Network Protocols

Articles about specific network protocols (wired and wireless) of interest to embedded software developers.

Introduction to SAE J1939

This article is intended to give engineers a brief overview of the SAE J1939 protocol and how J1939 networks operate. For additional information, including source code, CPU benchmarks, and a presentation on J1939, visit the J1939 Software webpage.

Introduction to Controller Area Network (CAN)

Controller Area Network (CAN) is the most widely-used automotive bus architecture. Here are some reasons why.

Some modern automobiles contain three miles of cabling. Because this number is liable to rise as components grow more intelligent, we'll need to find ways to reduce the amount of wiring. The sheer weight of the wiring is motivation enough for automobile manufacturers to reduce the size of the wiring loom.

Serial Communication Protocols: CAN vs. SPI

Distributed systems require protocols for communication between microcontrollers. Controller Area Networks (CAN) and Serial Peripheral Interfaces (SPI) are two of the most common such protocols.

ATVEF Enhanced TV

New standards are making the delivery of Web-based and enhanced content alongside television a reality. This article describes the ATVEF enhanced television standard and the requirements for designing ATVEF-compatible receivers.

Ethernet MAC Addresses

Merely adding a protocol stack and networking API to your software doesn't make you TCP/IP ready. You'll also need to assign your product a MAC address.

Embedded Internet Protocol (IP)

The Internet Protocol (IP) is the glue that holds an internet together. Here's a compact implementation of the IP layer for embedded C programmers.

TCP/IP and UDP/IP for Embedded Systems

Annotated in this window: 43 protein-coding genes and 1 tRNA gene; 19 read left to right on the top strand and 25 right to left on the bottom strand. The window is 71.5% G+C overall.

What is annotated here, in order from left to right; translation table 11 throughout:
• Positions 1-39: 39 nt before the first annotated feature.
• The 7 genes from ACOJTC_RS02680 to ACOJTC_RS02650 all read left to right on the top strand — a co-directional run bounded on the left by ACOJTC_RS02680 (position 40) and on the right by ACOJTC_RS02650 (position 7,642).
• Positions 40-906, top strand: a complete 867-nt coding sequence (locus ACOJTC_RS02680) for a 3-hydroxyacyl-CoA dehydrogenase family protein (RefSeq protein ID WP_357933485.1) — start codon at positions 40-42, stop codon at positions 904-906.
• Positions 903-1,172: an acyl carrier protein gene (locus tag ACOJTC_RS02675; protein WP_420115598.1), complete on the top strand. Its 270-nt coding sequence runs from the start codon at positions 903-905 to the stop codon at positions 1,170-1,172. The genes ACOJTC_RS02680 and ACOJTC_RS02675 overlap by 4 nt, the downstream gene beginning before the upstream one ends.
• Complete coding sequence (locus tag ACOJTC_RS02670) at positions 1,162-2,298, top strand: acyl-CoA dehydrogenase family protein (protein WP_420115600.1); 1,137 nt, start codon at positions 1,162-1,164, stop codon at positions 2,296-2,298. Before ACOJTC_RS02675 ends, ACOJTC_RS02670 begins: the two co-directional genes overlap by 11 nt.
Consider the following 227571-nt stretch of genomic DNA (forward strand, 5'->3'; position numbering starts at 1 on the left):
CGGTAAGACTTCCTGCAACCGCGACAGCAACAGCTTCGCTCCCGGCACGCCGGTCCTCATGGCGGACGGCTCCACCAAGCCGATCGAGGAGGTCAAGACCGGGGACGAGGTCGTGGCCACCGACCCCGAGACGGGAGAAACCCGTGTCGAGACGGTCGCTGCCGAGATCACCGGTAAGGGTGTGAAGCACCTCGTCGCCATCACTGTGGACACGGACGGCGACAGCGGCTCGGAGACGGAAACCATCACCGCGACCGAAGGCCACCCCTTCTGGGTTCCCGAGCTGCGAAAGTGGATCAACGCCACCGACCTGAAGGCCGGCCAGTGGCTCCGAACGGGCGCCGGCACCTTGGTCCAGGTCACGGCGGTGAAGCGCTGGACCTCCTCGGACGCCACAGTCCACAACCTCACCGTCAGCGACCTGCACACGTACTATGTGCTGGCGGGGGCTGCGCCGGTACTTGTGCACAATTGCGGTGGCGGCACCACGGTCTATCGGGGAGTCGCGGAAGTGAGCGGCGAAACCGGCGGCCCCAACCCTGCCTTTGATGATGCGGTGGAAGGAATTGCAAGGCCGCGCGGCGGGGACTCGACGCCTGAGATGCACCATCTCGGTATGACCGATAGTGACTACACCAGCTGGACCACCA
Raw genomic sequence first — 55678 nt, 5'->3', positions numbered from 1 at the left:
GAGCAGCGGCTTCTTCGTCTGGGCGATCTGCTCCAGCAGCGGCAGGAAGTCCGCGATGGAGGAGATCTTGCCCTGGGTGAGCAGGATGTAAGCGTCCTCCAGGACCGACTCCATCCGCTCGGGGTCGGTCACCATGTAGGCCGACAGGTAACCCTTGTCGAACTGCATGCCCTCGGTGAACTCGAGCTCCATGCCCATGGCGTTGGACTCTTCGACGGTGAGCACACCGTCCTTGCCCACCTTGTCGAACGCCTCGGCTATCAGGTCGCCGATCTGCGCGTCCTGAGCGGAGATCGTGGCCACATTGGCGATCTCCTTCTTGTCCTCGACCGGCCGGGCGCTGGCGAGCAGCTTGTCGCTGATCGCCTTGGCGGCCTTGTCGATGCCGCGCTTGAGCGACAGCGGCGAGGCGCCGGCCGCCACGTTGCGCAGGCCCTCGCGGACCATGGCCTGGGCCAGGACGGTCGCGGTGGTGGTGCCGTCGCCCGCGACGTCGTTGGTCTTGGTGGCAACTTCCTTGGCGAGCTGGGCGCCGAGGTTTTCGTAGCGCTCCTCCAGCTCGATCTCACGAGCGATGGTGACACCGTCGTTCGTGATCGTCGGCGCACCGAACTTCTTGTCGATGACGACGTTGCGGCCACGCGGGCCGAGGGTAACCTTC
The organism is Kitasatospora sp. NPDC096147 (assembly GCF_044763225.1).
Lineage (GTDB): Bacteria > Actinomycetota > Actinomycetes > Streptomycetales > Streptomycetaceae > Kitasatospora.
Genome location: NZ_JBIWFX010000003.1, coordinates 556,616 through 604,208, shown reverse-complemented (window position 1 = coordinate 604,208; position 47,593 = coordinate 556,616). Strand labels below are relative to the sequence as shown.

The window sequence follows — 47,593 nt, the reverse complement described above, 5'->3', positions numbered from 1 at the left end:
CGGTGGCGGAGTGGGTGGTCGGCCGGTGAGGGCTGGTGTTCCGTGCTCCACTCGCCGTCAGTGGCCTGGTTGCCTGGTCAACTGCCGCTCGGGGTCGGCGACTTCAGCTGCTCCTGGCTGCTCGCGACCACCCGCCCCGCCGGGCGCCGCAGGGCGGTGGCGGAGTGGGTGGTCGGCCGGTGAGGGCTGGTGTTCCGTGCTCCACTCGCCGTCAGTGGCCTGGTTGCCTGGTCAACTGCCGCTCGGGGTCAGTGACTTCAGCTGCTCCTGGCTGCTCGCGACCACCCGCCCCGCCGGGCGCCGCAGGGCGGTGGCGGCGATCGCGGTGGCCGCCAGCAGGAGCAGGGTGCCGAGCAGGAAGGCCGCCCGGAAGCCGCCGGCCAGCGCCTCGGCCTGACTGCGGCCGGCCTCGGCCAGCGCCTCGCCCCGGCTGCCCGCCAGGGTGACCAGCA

If your embedded system is on a network, the key question is: what subset of TCP/IP will you include in your product?

Network Processor Overview

The first generation of network processors is finally here. But what are they good for and how do they work?

Major semiconductor manufacturers are starting to sell a new type of integrated circuit, the network processor. Network processors are programmable chips like general purpose microprocessors, but are optimized for the packet processing required in network devices.

Introduction to Endianness

Which is the most convenient end on your system? The choices are big endian and little endian.

Some human languages are read and written from left to right; others from right to left. A similar issue arises in the field of computers, involving the representation of numbers.

Address Resolution Protocol (ARP)

The address resolution protocol provides a necessary bridge between physical and logical addresses on a TCP/IP network.

Every system on a TCP/IP network has two addresses, one physical and one logical. The address resolution protocol (ARP) provides a necessary bridge between these two addresses.


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